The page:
During the summer of 2013, I posted on several forums asking if anyone had heard of Dark Angel Medical (https://darkangelmedical.com), their reputation, etc. The general consensus was “good stuff”.
So, myself and a police officer friend of mine signed up and took their 2 day class in Chantilly, VA (this was a Sunday-Monday course). The class was held in the conference room of the Staybridge Suites in Chantilly, and the cost of the course was $425. I am not affiliated with Dark Angel Medical in any way except as a paying customer.
My friend and I drove to Chantilly early Sunday morning and then stayed at the hotel on Sunday night at a reduced rate because we were attending the workshop. The cost of the course included one of the D.A.R.K. medical kits, and when we signed up we got to choose what color molle pouch we wanted (coyote, multicam, ranger green, black, and I think Olive Drab were the choices). The kits were awaiting the students on a side shelf in the conference room when we arrived (see here: https://www.youtube.com/watch?v=MU3gNaa2yMU#t=67). Please note that the kits have been updated/upgraded a bit since I took this course in 2013.
The makeup of the class of about 40 was mostly recreational shooters, among those some ex-military. There were a few local LE plus some Federal LE, and a few EMT/paramedics. Most, however, were just Joe Blow civilians like myself, outdoorsy types, etc. I should note here that I have no background in medicine. I am CPR certified, visit my doctor at least once a year, and have broken numerous bones in my life. That’s about as far as my medical knowledge extends.
As for the course itself: wow! Eye-opening and boy did I learn a lot. Kerry Davis is the founder and pretty much sole instructor, and he brings a LOT to the table. Professional, funny as hell, nice, and full of knowledge. Everyone got a thick binder with all of the PowerPoints, photos, diagrams, etc. Everyone got a loaner CAT TQ to practice with, and from time to time he would stop lecturing and just say “weak handed, get your tourniquet on your left leg, starting NOW” and then time us. Several videos we saw showed how a squirter might give you as little as 15 seconds before you pass out. By the end of class, we were putting a TQ on a partner IN TOTAL DARKNESS IN 20 SECONDS OR LESS.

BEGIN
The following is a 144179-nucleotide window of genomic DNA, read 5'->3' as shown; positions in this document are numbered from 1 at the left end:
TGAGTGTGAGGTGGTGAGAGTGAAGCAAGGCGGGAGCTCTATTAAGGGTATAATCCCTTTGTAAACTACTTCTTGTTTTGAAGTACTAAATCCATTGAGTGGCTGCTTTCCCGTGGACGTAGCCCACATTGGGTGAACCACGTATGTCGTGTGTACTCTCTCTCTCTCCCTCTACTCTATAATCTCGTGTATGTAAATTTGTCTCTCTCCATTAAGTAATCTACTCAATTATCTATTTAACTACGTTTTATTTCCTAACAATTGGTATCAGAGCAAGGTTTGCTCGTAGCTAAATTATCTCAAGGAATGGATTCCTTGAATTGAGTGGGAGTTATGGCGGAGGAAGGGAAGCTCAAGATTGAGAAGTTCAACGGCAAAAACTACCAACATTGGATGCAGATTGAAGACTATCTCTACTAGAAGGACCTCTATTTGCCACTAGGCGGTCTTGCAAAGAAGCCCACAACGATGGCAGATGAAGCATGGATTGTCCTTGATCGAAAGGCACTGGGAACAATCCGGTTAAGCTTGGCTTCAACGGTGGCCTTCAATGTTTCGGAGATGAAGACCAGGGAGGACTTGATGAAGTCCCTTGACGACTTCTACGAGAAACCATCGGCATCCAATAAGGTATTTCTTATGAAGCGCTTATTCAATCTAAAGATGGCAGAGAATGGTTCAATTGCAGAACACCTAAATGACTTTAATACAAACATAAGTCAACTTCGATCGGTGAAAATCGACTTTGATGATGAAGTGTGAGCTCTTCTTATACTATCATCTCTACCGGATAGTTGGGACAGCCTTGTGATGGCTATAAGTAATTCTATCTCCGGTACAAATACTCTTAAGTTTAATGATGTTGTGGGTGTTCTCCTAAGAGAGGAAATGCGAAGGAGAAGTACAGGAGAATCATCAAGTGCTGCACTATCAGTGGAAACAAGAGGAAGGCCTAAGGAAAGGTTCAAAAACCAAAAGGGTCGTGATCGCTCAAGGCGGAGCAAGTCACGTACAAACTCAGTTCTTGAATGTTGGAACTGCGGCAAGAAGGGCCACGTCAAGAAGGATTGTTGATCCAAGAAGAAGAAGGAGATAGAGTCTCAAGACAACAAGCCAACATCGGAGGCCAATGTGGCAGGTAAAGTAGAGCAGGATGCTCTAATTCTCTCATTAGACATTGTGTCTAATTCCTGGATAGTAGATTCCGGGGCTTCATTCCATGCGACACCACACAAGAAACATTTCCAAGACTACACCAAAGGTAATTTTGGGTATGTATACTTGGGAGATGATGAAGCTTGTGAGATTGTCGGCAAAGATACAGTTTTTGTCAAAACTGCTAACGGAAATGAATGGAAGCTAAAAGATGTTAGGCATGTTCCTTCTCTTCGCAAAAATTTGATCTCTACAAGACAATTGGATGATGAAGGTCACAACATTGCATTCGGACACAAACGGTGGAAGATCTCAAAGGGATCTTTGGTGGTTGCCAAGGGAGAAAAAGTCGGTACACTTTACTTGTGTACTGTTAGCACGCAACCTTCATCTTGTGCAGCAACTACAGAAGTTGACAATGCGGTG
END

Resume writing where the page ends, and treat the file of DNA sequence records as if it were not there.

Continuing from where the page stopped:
The class covered everything from knife and gunshot wounds to insect and snake bites, hypothermia, heat exhaustion and heatstroke, shock, etc. The coverage was a lot wider than I anticipated. We learned how to splint breaks, move casualties, apply pressure dressings, pack wounds, apply occlusive dressings, fashion improvised tourniquets, etc., and not just the theory but got to practice each. We even got to practice inserting a nasal airway tube.
The class was, in some ways, more general than I anticipated. Though Kerry has a military background (I believe he was an Air Force flight crew medic), much of what he covered, while applicable to “tactical” scenarios, was also very applicable to hikers, mountain bikers, rock climbers, etc. Kerry also worked with Magpul Dynamics for a while and as a paramedic and a nurse. He has a great southern accent that makes his expressions even funnier: referring to one tough situation, he said it’s “like tryin’ to stick a wet noodle up a wildcat’s butt”! Indeed, by training day two I was writing down all of these expressions of his in my notebook.
In short, I would highly recommend this class. Kerry has, in the past, done the course at the Sig Academy in NH, which carries some other name like “Bullets and Bandages” or the like, and includes a 3rd day with live-fire and simunitions.
I would urge anyone, even if you don’t plan to take the course, to at least “like” them on Facebook, as he is always giving little tips on there, pop quizzes, etc. And I would also urge everyone to get a med kit (the D.A.R.K., Pocket D.A.R.K., or Pocket D.A.R.K. mini, one from another reputable company, or one you put together yourself) and put it in your range bag or carry it with you all the time.
This class would fill a big gap in the repertoire of most recreational shooters. If you train to put holes in people, you should train how to plug holes in people as well. Do you dry fire your gun? Do you dry fire your tourniquet? Both are important!